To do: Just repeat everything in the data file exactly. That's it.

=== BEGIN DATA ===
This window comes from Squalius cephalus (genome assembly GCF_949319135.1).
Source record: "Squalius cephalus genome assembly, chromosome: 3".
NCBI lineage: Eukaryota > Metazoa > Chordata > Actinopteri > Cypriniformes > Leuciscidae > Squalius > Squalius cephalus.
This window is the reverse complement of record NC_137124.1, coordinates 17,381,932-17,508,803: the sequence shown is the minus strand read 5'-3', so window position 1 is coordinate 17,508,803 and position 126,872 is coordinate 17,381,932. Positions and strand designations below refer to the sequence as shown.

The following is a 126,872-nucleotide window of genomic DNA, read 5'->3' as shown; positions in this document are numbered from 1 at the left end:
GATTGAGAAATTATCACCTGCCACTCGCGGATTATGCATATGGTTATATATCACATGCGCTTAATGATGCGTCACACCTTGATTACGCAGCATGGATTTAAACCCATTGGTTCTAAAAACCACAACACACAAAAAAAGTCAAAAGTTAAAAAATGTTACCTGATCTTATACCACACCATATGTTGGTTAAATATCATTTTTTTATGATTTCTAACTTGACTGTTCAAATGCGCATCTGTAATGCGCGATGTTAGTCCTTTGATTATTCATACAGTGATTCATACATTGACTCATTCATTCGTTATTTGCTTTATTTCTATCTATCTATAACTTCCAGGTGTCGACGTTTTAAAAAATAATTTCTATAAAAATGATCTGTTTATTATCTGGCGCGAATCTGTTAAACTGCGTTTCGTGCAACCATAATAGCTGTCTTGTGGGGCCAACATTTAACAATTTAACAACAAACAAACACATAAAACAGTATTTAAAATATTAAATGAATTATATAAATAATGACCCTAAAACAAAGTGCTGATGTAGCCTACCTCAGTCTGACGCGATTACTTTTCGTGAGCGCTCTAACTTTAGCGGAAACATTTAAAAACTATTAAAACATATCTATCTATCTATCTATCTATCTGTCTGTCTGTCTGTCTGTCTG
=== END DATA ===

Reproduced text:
This window comes from Squalius cephalus (genome assembly GCF_949319135.1).
Source record: "Squalius cephalus genome assembly, chromosome: 3".
NCBI lineage: Eukaryota > Metazoa > Chordata > Actinopteri > Cypriniformes > Leuciscidae > Squalius > Squalius cephalus.
This window is the reverse complement of record NC_137124.1, coordinates 17,381,932-17,508,803: the sequence shown is the minus strand read 5'-3', so window position 1 is coordinate 17,508,803 and position 126,872 is coordinate 17,381,932. Positions and strand designations below refer to the sequence as shown.

The following is a 126,872-nucleotide window of genomic DNA, read 5'->3' as shown; positions in this document are numbered from 1 at the left end:
GATTGAGAAATTATCACCTGCCACTCGCGGATTATGCATATGGTTATATATCACATGCGCTTAATGATGCGTCACACCTTGATTACGCAGCATGGATTTAAACCCATTGGTTCTAAAAACCACAACACACAAAAAAAGTCAAAAGTTAAAAAATGTTACCTGATCTTATACCACACCATATGTTGGTTAAATATCATTTTTTTATGATTTCTAACTTGACTGTTCAAATGCGCATCTGTAATGCGCGATGTTAGTCCTTTGATTATTCATACAGTGATTCATACATTGACTCATTCATTCGTTATTTGCTTTATTTCTATCTATCTATAACTTCCAGGTGTCGACGTTTTAAAAAATAATTTCTATAAAAATGATCTGTTTATTATCTGGCGCGAATCTGTTAAACTGCGTTTCGTGCAACCATAATAGCTGTCTTGTGGGGCCAACATTTAACAATTTAACAACAAACAAACACATAAAACAGTATTTAAAATATTAAATGAATTATATAAATAATGACCCTAAAACAAAGTGCTGATGTAGCCTACCTCAGTCTGACGCGATTACTTTTCGTGAGCGCTCTAACTTTAGCGGAAACATTTAAAAACTATTAAAACATATCTATCTATCTATCTATCTATCTGTCTGTCTGTCTGTCTGTCTG